Marlin, kingie heaven
  |  First Published: March 2011

Those targeting marlin off Narooma are having a ball with big numbers of quality fish to 150kg being captured.

The water offshore is 24°, ideal for marlin, and some game crews are getting a dozen strikes a day and I know of at least seven boats in the past week that have tagged two or more marlin in a day, with the best I heard of scoring five fish. That's world-class fishing in my books.

The majority have been striped marlin averaging 90kg, although some solid blacks have turned up anywhere from close inshore to beyond the continental shelf.

A visitor from out west told me that he put out a spread of skirted striped tuna lures no more than 500m from the Narooma bar and was pleasantly surprised when a 100kg-plus black ate one.

He fought the fish for over an hour before the lighter tuna leader wore through but it does go to show that if the water conditions are right, black marlin will come in close.

Most of the striped marlin have come from the 70-fathom line to the shelf with the Tuross Canyons a good starting point.

A lot of crews are switch-baiting with live baits after teasing the marlin up – good fun but good crew organisation us essential.

There's have been some solid bull mahi mahi to 16kg around the traps near Tuross. A whole pilchard cast on heavier spin gear towards the trap floats should produce some fun.

A few crews have caught yellowfin tuna to 40kg, mostly on trolled skirted pushers aimed at marlin. That’s great by-catch, if that's what you want to call it.


At Montague island it's all systems go with kingfish plentiful and all techniques working.

Jigs have been dynamite with fish around 70cm most common. There's been the odd better fish pushing a metre, mostly on live bait.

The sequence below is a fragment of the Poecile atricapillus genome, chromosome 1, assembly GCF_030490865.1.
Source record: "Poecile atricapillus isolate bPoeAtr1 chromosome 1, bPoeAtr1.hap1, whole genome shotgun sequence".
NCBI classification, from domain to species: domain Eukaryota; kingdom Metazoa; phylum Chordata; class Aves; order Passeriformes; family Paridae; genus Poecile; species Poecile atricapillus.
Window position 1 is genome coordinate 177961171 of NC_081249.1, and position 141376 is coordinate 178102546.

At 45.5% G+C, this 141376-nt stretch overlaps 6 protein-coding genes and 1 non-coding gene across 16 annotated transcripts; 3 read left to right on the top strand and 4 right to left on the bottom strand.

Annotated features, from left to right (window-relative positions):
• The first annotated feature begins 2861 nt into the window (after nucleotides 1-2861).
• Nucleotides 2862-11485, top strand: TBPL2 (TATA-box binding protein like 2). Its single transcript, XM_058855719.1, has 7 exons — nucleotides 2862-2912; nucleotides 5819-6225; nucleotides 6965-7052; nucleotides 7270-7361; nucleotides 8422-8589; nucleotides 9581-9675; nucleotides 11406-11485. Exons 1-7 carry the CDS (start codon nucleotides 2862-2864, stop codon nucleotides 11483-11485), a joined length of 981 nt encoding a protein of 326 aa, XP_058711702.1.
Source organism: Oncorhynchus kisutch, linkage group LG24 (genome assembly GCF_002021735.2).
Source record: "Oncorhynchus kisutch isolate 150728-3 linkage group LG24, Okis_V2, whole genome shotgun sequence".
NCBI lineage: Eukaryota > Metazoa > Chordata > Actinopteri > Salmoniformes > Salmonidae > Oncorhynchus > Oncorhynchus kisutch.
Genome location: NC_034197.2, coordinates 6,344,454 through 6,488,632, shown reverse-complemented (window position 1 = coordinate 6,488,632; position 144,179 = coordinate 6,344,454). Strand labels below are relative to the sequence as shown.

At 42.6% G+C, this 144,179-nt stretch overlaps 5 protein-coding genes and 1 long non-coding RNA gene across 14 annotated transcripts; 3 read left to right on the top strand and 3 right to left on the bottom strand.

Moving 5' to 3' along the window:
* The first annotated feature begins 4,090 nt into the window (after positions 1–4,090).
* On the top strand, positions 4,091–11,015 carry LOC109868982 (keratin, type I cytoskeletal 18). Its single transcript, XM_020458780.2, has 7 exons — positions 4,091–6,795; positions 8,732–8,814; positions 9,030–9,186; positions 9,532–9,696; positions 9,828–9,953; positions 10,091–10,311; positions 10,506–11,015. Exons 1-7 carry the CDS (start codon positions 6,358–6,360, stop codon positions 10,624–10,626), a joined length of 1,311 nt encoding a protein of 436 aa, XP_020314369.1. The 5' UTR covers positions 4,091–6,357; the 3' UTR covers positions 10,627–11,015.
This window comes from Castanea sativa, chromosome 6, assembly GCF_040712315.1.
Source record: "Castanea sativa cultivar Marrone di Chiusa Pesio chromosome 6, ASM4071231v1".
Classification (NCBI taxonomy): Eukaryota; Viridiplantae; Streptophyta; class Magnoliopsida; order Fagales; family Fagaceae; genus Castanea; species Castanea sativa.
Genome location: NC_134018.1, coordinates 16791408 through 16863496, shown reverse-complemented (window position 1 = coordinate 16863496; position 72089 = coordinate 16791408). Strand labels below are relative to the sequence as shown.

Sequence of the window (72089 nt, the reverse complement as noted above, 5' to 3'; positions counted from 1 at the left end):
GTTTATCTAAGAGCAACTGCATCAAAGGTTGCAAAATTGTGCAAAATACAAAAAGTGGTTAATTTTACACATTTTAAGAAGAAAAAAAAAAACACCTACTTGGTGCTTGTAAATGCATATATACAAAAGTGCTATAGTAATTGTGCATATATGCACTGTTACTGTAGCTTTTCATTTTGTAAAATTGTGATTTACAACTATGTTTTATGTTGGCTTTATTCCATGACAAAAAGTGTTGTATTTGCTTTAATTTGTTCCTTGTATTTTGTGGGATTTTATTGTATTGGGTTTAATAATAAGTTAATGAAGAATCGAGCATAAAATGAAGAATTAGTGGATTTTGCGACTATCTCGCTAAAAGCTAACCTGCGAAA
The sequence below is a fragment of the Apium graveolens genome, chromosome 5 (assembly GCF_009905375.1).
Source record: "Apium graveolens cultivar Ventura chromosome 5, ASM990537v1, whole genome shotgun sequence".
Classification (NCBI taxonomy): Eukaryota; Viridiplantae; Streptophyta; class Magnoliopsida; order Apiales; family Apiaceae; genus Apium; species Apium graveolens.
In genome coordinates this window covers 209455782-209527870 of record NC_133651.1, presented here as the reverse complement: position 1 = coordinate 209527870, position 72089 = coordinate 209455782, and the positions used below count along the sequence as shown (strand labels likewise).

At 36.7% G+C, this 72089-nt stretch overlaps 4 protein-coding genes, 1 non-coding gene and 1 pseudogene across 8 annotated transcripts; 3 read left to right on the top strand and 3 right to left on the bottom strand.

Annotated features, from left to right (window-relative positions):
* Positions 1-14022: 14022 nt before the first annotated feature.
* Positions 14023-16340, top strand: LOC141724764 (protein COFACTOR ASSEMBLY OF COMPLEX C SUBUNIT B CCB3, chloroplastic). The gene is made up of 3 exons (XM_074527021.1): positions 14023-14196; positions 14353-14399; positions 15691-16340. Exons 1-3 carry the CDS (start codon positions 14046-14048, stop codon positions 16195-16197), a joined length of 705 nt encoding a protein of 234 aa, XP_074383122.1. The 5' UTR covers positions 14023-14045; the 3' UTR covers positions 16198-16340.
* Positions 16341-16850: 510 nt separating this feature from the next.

The kings are widespread with the southern pinnacles and Fowlhouse reefs holding plenty. Mixed in are loads of bonito and striped tuna are thick at times.

I've heard of a few black marlin hooked at the rock, mainly accidentally when targeting kings on live bait. It would be great to slow troll a live bait for a beakie but with the soaring seal population, this would be near impossible.

The eastern side of the island has been good for snapper but be careful where you fish with the sanctuary zones nearby.

The inshore grounds off Kianga and Dalmeny are good for flatties with the odd snapper from Potato Point and Tuross.

For rock anglers, Mystery Bay, just south of Narooma, is this region’s LBG hot spot.

Some nice kingfish have come from here lately with big salmon and bonito also falling to live baits. A few smaller snapper have come from the washes at the southern end of the main ledge, with full pilchards on gang hooks doing the trick.

For the bread-and-butter species you’re better off fishing the inside of the southern wall at Narooma, where some good blackfish have been caught on cabbage.


In Wagonga Inlet some days are good and others plain ordinary.

When it has fired, good flathead have come from the deeper water in the main basin with the whitebait schools attracting some fish to 90cm.

There's been the odd mulloway encounter on plastics but I expect more over coming weeks. The water has warmed nicely and with increased tailor activity a mulloway is possible, especially around the lead-up to full and new moon.

Upstream there have been a few whiting and bream on surface lures but those fishing live baits have certainly done a lot better.

At Tuross things are a lot more rosy with bream, flathead, whiting and estuary perch all chewing at times.

It really depends on what you want to target and how; you will get results any way you choose.

Live bait has done particularly well on bream and whiting in the lower sections, especially after dark on a flooding tide.

This action should continue for quite a while because the entrance is still deep and the water a warm 25°.

Those fishing the beaches are catching plenty of whiting to a thumping 46cm on beachworms on a flooding tide. Most of the local beaches are holding a few fish with Brou and Narooma Main the pick.

The key is not to cast past the close gutters; a short cast on light tackle is all that's required. You will also get the odd bream and quality salmon when targeting the whiting.

For salmon, a paternoster rig with a bait/popper combination will work, as will chrome lures up to 50g, try beaches like Brou and Blackfellows, just south of Tuross.

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